Music Teacher's Helper Blog

The Art of Silence

music teaching resources

The art of silence often has sad beginnings. I point to a spot in the music and say, “What about that?”

My student, blank-faced, says, “That lightning-shaped thing (or “squiggly-shaped” or “the seven with a bump” or “that hat-looking thing”)?”

“Yes. Did you do that?”

“Um, what am I supposed to do with it?”

And there we have our problem. Our students are in Go! mode in a world that’s in Go Faster! mode. Telling them to pause is akin to telling toddlers to walk at the pool. They don’t have that gear yet! It’s time to…

Teach them the Art of Silence

Make it Memorable

Give rests a catchy name:

  • A Pause for a Good Cause (make sure they know you’re not saying paws).
  • A Significant Silence.
  • Shake the Break (have them shake their hands on the rests).
  • The Rest is Best!

Ask Students Questions About Rests

  • What did the composer put it there for?
    • To build suspense.
    • To highlight or emphasize something.
    • To allow the performer a brief rest.
    • To make way for a new phrase.
  • What difference does it make in the music?
  • What was the composer trying to communicate?
  • What if there were no rests in this piece?
  • Techniques:
    • Breathe on the rest.
    • Grunt or Ssh! on the rest.
    • Tap/clap on the rest.
    • Nod/shake your hands on the rest.
    • Do something silly-but-silent on the rest.
  • Discussion:
    • Use the baby-sitting game Peek-a-boo as an example. Would a baby respond without the silence/covering the eyes to build anticipation?
    • How is the art of silence used in movie soundtracks?
    • What moments of golf/football/a race/Olympic events might compare with a musical rest?
  • Activities:
    • Read a short paragraph without pausing or taking a breath. Have the student try it. Now add the breaths and pauses. How does it help the listener?
    • Find a short, tension-filled paragraph, meant to have a pause before the significant part, in order to build suspense. Read it first with a pause, then without. Discuss.
    • Group game: place four or eight chairs in a row. This represents quarter notes in 4/4 time. Place students on the chairs. Set a tempo and have each clap once, in order, four or eight quarter notes. Have them go left to right, trying to visualize themselves as notes in the music. Show them rhythm cards and have them arrange themselves on the chairs to show the rhythm. A rest will mean an empty chair. Start with quarter notes. Add half notes and half rests. A half note will be one student taking up two chairs. The half rest will be two empty chairs. When they are arranged, set the tempo and have them clap the rhythm.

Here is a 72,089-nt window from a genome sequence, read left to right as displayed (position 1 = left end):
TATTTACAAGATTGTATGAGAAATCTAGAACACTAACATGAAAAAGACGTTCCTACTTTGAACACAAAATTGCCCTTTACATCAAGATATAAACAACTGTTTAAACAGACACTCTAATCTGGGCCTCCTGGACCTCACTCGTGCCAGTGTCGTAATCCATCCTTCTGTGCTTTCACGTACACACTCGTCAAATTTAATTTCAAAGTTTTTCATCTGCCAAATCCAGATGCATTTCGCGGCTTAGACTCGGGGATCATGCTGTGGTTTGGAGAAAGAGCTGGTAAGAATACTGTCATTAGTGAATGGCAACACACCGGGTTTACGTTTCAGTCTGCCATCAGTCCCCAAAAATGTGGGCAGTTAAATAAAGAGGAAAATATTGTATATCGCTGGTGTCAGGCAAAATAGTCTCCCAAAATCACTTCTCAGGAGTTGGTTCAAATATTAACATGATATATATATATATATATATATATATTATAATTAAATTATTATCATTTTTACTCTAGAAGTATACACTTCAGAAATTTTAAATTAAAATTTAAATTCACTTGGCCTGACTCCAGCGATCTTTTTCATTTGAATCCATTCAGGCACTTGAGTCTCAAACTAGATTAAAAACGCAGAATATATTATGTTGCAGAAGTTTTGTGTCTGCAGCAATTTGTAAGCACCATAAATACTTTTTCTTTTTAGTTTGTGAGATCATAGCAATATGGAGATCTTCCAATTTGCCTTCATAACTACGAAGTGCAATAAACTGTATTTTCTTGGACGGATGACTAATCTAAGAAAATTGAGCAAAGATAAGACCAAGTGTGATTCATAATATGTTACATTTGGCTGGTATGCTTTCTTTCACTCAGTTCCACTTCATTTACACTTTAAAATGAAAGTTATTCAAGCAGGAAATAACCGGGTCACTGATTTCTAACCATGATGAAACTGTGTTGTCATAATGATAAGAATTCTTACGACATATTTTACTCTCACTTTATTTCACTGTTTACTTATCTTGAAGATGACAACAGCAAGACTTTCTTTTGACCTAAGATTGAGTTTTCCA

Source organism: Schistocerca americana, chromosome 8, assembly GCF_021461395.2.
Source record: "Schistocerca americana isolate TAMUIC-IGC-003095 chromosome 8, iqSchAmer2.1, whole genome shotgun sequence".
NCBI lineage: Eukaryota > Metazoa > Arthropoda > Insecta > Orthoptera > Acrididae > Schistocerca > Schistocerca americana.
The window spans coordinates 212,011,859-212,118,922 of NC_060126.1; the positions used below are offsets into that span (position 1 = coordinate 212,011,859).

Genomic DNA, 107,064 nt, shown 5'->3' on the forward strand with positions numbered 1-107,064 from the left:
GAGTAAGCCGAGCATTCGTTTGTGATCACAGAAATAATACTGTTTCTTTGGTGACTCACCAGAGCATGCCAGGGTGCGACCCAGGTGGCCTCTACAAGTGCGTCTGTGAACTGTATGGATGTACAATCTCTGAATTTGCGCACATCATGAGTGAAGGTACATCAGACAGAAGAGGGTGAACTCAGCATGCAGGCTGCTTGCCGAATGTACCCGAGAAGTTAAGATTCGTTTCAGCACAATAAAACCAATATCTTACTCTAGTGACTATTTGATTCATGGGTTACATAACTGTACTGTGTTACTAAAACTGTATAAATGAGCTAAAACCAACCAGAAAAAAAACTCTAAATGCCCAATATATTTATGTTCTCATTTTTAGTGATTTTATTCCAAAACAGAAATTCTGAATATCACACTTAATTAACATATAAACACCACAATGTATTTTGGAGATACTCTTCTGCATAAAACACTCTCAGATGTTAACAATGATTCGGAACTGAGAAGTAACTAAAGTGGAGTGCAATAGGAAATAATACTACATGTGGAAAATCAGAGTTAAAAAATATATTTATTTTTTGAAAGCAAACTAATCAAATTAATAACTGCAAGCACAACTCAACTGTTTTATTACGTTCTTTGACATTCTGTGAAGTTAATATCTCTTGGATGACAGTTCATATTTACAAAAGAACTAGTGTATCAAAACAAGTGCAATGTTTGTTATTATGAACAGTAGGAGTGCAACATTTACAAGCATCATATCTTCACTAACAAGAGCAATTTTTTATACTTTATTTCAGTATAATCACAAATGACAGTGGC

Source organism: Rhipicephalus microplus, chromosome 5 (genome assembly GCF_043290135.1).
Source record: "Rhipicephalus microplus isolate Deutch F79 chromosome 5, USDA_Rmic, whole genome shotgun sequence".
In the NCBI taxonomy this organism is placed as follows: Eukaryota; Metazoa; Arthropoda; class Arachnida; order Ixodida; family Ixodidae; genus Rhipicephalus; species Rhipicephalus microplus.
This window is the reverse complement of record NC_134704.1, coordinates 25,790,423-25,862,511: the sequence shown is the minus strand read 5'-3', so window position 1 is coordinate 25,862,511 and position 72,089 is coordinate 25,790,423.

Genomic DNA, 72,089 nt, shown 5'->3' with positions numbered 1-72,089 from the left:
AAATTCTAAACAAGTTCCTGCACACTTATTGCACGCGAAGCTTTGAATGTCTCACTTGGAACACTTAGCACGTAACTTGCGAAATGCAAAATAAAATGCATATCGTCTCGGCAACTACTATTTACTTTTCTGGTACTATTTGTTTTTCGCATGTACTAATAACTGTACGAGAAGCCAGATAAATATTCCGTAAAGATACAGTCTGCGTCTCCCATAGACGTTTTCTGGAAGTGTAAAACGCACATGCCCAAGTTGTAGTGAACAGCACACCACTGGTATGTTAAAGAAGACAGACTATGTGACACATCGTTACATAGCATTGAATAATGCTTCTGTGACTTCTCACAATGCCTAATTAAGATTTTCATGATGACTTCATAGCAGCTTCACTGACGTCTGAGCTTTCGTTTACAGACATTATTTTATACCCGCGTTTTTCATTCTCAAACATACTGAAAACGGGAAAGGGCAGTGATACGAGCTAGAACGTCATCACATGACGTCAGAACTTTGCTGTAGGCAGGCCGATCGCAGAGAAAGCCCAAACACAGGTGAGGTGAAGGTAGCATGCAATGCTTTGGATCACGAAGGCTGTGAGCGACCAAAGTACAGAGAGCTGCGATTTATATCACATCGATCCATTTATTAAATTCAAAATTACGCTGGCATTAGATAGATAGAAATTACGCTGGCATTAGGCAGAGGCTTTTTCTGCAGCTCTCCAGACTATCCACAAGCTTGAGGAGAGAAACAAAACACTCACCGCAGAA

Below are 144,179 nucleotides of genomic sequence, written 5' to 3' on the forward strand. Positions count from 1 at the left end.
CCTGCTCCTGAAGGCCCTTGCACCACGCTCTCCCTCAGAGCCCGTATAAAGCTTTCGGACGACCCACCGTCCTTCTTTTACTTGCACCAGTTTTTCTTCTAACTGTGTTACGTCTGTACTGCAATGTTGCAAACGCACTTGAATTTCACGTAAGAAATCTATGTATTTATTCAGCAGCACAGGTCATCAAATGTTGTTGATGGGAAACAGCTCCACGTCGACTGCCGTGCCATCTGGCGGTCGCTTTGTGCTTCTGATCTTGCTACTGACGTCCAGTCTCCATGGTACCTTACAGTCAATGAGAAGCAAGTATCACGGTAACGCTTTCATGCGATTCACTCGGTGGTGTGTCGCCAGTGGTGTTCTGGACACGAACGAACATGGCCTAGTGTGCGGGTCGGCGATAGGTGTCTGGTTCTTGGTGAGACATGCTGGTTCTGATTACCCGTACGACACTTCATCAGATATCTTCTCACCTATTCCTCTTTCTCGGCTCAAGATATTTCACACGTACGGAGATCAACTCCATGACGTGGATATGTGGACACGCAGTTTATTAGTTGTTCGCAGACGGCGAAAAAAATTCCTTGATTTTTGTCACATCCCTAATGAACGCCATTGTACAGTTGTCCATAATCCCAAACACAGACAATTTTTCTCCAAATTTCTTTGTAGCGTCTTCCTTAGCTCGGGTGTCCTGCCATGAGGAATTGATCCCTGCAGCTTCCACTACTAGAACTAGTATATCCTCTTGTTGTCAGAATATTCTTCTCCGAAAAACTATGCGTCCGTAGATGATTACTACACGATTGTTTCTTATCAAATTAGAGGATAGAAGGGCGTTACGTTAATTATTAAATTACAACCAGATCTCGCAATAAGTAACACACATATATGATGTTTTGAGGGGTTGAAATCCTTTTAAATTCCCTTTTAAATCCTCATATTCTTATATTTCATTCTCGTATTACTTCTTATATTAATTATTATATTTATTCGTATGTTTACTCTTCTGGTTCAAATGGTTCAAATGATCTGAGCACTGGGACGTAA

• The Silent Game: stand/sit students in a row. Start a metronome and have them maintain rests for ___ number of measures. Increase the number for older students. Hm. Good practice for future percussionists!
  • Listening:
    • Saint-SaensThe Carnival of the Animals (shows the actual musical score with rests while the music plays).
    • Children’s video teaches the quarter rest (a bit cheesy, but does the trick).
    • Hear the surprise rest at about 19 seconds (from Verdi’s La Traviata).
    • Youtube Bingo.
  • Try it:
    • In addition to Bingo, have the students sing If You’re Happy and You Know It. An activity replaces the rests.
    • Have them play or sing the well-known phrase of Beethoven’s 5th.

The art of silence has carry-over value beyond music. Like playing/singing correct notes—and like listening—it takes awareness and practice!

By Robin Steinweg

About the Author

Robin Steinweg has found music to be like the creamy filling of a sandwich cookie--sweet in the middle--especially making music with family.
A great joy is seeing her students excited to make music for themselves. From her studio in Sauk-Prairie, Wisconsin, she teaches ages 4-84 piano, guitar, voice, woodwinds, ukulele and recorder.
Musically, she composes, arranges, performs, directs, consults... [Read more]


  1. Leila J Viss

    GREAT off bench ideas for something so important that often gets neglected. Thanks for the terrific article, Robin!

  2. Robin Steinweg

    Leila, thanks for reading and for your encouraging comment! I love your posts.

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